In a by-election you want a good candidate, good organisation and low expectations. Labour had all three in Oldham last week. It had Jim McMahon, the popular and well-known leader of Oldham council. It knows how to organise postal votes. And journalists and party activists assumed the result would be close, which not only helped boost turnout but it made McMahon’s victory look especially emphatic.
You might have thought that you would prefer to have a national party with a popular leader who isn’t engaged in a civil war with his parliamentary colleagues, but it turns out that this is an optional extra.
Given that the case against Jeremy Corbyn is that Labour cannot win elections with him as leader, an increased share of the vote in a by-election is an excellent result for him. It was a poor result for the Conservatives, although you would expect the party of government to do badly in a by-election.
But it was a disastrous result for Ukip. It confirms that the party is finished. Having had a terrible general election, the party has now lost its reason for existing. Its purpose is to win the argument for Britain to leave the European Union. Not only did the voters give it just one seat in May, but they elected a Conservative government committed to a referendum. The question of our EU membership will be decided by the British people in the next two years – and Ukip has so little support that the “leave” campaigners want as little to do with it and its backward-looking image as possible.
By chance, a new book about Ukip landed on my desk on the day after the by-election. Ukip: Inside the Campaign to Redraw the Map of British Politics, by Matthew Goodwin and Caitlin Milazzo, might as well be subtitled “The Failure of the Campaign to Redraw the Map of British Politics”. Goodwin was also the co-author with Robert Ford of the definitive account of the rise of Ukip, Revolt on the Right: these are the best academic minds on the subject, and Goodwin and Milazzo conclude that the referendum “will be very difficult for Ukip and other Outers to win”.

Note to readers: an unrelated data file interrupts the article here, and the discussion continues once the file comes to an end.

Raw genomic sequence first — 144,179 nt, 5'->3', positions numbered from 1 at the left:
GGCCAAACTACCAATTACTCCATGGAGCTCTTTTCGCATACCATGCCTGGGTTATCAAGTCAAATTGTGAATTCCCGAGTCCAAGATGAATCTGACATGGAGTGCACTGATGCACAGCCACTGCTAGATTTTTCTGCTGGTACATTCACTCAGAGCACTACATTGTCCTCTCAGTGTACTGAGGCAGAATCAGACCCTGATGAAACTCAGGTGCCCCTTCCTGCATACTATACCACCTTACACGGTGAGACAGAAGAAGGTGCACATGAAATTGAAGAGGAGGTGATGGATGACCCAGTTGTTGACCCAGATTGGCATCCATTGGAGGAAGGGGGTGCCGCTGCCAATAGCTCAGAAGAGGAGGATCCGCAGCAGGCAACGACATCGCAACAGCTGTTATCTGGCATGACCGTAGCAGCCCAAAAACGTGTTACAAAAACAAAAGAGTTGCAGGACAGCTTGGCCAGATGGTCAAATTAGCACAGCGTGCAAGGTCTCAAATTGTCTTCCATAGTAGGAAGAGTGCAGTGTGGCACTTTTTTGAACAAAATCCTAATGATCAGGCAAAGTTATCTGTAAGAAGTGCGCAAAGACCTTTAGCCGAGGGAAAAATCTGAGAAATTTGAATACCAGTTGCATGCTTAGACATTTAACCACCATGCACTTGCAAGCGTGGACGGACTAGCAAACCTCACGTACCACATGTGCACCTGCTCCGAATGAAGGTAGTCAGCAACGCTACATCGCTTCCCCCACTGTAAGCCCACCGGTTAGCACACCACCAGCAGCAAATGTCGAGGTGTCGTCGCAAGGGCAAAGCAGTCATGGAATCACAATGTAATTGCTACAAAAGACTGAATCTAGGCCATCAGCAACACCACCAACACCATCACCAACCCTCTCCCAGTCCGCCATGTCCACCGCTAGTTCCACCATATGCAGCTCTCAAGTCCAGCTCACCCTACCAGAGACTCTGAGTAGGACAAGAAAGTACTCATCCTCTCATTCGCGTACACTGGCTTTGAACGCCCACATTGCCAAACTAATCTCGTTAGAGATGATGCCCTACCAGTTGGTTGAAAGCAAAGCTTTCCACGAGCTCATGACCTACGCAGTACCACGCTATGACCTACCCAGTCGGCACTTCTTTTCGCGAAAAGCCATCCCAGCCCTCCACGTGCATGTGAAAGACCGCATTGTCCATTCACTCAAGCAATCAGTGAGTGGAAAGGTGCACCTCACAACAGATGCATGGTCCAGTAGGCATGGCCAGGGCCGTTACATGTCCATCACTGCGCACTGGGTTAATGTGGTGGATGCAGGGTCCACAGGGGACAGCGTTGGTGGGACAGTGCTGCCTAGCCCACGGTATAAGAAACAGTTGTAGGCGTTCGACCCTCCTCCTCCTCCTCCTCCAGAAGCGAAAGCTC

They see a future for Ukip only as a party of protest, “as an alternative political home for a significant section of British society – an outlet for lingering worries over immigration, its effects on changing communities, and in an age when the ability of mainstream politicians to respond to these concerns has been greatly reduced”.
Yet, what is the point of a party of protest that cannot win a by-election, a device designed by the British constitution for the purpose?
The book reminds me, too, that Nigel Farage declared, “Corbyn is a gift for Ukip”, at his party’s annual conference, a few days after the Labour leader’s election. If so, he is the gift that hasn’t started giving.
Farage may be right – eventually – that Corbyn’s unpopularity will be a problem for Labour, but it won’t be Ukip that will benefit. Our ComRes poll last month found that 50 per cent of voters already regard him unfavourably – the same rating as recorded for Ed Miliband just before the election campaign. Presumably the 22 per cent who have a favourable view of him feel more strongly than the 20 per cent who had a favourable view of Miliband, but there is no doubt that Corbyn has hit the ground struggling.
That said, the Oldham by-election is a corrective to the hothouse of Westminster, where the hyperbolists insist every day that things are so bad for the Labour leader that he cannot go on. That may mean normal people have noticed one or two negative stories about him. Canvassers in Oldham said that Corbyn disagreeing with a shoot-to-kill policy had “cut through” to people. If it had, it wasn’t a big drag on Labour support.
What the hyperbolists have failed to notice is that some things are going Corbyn’s way. Rival opposition parties are falling away and the Government is likely to be weaker at the next election in one respect.
Not only is Ukip finished, ending competition with Labour for the disaffected working-class vote, but the Liberal Democrats have bowed out too. Unless they find some great cause, boundary changes will cut their eight seats to four or fewer. That means Labour dissidents have nowhere to defect to, and there is no prospect of a breakaway like the SDP. Not only that, but the best politician in the country, David Cameron, is going to give up power voluntarily, handing over to Boris Johnson, George Osborne or someone else, none of whom is likely to be as formidable an opponent (although Johnson could be).
All Corbyn has done is look around disapprovingly over his glasses, and his opponents – outside the Labour Party – seem to be leaving the field. Only in Scotland are Labour’s opponents standing. If he could defeat his enemies inside his party, he would stand almost alone against a weakened Conservative Party.